A committee of the Lexington Urban County Council voted unanimously Tuesday to move forward with a plan to offer health insurance benefits for domestic partners. The vote comes nearly a decade after the city first tried to implement benefits that include same-sex partners.
A draft ordinance that would define a domestic partner will be reviewed by the council's General Government Committee at its Nov. 5 meeting. If that committee approves the ordinance, the issue could come up for a full vote of the council in late November or early December.
Vice Mayor Linda Gorton proposed studying domestic partner benefits earlier this year — a decade after then-Mayor Teresa Isaac's unilateral decision to implement the benefits. Isaac's move was later overturned by the council because of concerns about how the benefits were implemented.
Gorton said during Tuesday's meeting that providing domestic partner benefits was an issue of fairness and "to improve the competitive position of Lexington Fayette Urban County Government."
The majority — 62 percent — of Fortune 500 companies provide domestic partner benefits, Gorton said. In Kentucky, workplaces offering the benefits include Lexmark, Toyota and the Herald-Leader. Twenty-six states and 100 cities provide domestic partner benefits. In Kentucky, those cities include Louisville, Berea and Covington. The University of Kentucky, Western Kentucky University, University of Louisville and Eastern Kentucky University also provide domestic partner benefits, Gorton said.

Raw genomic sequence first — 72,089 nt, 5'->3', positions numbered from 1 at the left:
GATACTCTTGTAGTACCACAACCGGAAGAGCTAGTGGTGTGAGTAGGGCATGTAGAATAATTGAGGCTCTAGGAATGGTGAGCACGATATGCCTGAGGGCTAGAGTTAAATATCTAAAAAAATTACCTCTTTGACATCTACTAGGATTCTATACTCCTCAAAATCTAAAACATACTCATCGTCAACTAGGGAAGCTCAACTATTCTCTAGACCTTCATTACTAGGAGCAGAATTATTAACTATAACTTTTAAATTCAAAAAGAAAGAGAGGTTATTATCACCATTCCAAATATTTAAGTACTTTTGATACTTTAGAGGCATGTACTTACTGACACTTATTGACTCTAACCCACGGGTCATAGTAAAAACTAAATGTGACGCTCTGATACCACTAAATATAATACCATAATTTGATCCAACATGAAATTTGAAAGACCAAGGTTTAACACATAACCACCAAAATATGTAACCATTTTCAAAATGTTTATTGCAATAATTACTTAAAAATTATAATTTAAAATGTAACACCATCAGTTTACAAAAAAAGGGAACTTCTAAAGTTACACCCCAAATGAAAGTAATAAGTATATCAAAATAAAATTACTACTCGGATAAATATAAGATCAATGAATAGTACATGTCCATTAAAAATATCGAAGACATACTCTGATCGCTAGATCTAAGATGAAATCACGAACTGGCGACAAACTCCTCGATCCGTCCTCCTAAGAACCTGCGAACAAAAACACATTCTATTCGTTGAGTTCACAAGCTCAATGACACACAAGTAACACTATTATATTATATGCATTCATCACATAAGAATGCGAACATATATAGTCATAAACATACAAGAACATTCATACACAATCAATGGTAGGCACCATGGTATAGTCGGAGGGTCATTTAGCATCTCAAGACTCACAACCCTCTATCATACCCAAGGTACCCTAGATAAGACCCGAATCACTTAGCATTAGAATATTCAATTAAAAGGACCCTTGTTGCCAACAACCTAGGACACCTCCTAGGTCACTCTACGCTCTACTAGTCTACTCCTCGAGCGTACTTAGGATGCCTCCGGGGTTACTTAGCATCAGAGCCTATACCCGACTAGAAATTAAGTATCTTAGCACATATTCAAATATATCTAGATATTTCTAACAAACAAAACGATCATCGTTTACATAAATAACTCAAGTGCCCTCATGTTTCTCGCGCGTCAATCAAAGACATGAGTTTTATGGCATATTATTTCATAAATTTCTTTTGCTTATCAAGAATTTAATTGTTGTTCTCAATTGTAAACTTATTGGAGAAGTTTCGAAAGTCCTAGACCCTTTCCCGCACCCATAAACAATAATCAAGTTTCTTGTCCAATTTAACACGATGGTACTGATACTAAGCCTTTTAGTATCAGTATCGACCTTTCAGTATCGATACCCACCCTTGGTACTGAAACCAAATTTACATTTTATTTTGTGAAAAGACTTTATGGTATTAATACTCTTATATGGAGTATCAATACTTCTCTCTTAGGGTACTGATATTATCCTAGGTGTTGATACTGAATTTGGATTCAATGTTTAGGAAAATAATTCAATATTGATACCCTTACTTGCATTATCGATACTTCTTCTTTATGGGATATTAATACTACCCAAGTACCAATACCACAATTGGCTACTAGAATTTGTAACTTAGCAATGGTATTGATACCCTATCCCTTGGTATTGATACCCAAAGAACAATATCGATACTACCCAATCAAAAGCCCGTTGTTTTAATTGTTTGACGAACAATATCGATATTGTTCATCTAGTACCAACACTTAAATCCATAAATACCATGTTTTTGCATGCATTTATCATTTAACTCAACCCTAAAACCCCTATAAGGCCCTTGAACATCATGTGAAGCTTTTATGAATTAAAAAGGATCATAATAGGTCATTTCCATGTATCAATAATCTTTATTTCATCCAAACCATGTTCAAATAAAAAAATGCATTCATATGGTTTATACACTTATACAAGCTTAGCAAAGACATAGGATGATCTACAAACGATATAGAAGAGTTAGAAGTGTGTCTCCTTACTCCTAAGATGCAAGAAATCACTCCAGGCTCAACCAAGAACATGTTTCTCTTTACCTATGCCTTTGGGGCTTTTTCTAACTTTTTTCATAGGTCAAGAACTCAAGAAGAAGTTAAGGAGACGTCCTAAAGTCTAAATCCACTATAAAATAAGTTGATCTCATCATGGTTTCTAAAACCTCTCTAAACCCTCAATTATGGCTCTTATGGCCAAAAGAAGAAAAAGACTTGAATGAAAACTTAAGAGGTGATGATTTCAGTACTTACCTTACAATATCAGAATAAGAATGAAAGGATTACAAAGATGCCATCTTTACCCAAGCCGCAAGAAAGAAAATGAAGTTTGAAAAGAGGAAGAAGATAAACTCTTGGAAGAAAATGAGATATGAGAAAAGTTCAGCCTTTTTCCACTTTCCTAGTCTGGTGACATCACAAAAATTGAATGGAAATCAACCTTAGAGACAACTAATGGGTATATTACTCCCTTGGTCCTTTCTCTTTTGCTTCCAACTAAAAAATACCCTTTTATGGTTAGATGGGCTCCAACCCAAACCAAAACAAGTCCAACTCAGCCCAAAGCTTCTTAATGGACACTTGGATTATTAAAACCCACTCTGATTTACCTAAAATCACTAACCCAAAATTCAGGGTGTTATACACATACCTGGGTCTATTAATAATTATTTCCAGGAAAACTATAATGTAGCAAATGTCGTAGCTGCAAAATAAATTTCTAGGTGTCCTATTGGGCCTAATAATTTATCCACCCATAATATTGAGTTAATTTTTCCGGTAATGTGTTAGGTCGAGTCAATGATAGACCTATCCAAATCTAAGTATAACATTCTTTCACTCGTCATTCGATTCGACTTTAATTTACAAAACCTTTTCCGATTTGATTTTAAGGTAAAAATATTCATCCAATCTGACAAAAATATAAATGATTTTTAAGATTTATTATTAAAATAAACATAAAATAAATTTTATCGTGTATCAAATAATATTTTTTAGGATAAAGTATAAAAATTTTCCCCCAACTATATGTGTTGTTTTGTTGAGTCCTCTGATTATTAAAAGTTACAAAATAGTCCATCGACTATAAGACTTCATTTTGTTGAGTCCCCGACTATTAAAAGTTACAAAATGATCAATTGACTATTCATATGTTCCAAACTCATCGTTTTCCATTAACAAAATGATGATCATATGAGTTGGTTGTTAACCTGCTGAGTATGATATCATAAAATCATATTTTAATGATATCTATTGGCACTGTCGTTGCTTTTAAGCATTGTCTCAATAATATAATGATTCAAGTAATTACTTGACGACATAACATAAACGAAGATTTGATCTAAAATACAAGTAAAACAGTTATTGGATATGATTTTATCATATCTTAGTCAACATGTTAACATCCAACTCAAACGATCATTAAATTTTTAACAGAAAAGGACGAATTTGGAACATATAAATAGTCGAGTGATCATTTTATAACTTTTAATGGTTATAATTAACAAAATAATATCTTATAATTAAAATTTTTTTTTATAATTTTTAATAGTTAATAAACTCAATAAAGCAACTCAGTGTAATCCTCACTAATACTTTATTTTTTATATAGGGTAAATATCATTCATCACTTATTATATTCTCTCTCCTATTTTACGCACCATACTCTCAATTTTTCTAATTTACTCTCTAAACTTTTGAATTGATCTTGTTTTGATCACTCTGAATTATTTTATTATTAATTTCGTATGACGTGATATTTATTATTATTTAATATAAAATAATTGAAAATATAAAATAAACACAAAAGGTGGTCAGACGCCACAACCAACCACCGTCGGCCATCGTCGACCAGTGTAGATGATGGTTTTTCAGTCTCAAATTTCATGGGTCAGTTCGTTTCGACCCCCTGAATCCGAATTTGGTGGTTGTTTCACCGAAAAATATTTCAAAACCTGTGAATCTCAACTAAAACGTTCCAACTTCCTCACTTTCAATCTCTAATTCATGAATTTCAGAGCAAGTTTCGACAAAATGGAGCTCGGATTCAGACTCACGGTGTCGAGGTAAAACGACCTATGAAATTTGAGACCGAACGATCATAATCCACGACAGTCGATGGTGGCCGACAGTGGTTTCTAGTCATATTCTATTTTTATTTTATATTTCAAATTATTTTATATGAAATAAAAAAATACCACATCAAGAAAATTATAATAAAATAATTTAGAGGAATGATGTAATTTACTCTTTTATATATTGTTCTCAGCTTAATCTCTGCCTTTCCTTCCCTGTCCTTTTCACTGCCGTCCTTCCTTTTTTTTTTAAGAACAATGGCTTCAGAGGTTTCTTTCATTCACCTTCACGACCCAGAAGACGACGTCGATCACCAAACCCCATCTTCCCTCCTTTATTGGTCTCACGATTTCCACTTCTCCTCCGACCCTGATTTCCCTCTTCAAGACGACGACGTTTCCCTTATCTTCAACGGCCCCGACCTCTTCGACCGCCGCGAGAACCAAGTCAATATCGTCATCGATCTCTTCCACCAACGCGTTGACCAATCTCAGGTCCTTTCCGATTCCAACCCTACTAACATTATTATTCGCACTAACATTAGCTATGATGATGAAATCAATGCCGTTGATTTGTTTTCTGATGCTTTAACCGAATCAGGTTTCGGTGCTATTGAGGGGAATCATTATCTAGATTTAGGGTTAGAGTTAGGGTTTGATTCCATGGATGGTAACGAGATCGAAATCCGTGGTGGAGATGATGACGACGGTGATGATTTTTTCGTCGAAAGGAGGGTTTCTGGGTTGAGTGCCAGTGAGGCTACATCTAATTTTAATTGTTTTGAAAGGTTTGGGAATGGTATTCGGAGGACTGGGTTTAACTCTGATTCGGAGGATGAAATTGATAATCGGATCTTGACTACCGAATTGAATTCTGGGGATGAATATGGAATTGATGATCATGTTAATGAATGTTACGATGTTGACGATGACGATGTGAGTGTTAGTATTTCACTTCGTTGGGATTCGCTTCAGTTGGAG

The city is currently conducting a survey of its approximately 3,000 employees to see how many employees have domestic partners that would qualify. The city will develop a cost analysis that is expected to be completed by the Nov. 5 meeting. But based on previous cities' and universities' experience, it likely won't be many people. In 2007, when the University of Kentucky first offered domestic partner benefits, the university estimated that between 300 and 400 people would be interested. Only 126 employees signed up, Gorton said.
When the city offered domestic partner benefits in 2003, 17 couples signed up.
A key question is how to define a domestic partner.
Based on the experiences of other cities, Gorton recommended the following criteria for a domestic partner:
■ Live with a city employee for more than 12 months.
■ Be at least 18 years old.
■ Be financially interdependent — the person must share a mortgage, utility bills, etc — with an employee.
Gorton said the domestic partners would also have to submit a signed affidavit.
The qualifying criteria has not been finalized and can be modified at the November meeting, Gorton said.
Much of the discussion Tuesday centered on cost and how much money the city is supplementing current employee insurance plans. No one voiced opposition to domestic partner benefits.
"It's simply a matter of fairness, and it's a matter of competitiveness," said Urban County Councilman Chris Ford.
Urban County Councilwoman Diane Lawless agreed.
"Lexington has been seen as a very inclusive, diverse city," Lawless said. "It's about drawing people to our community."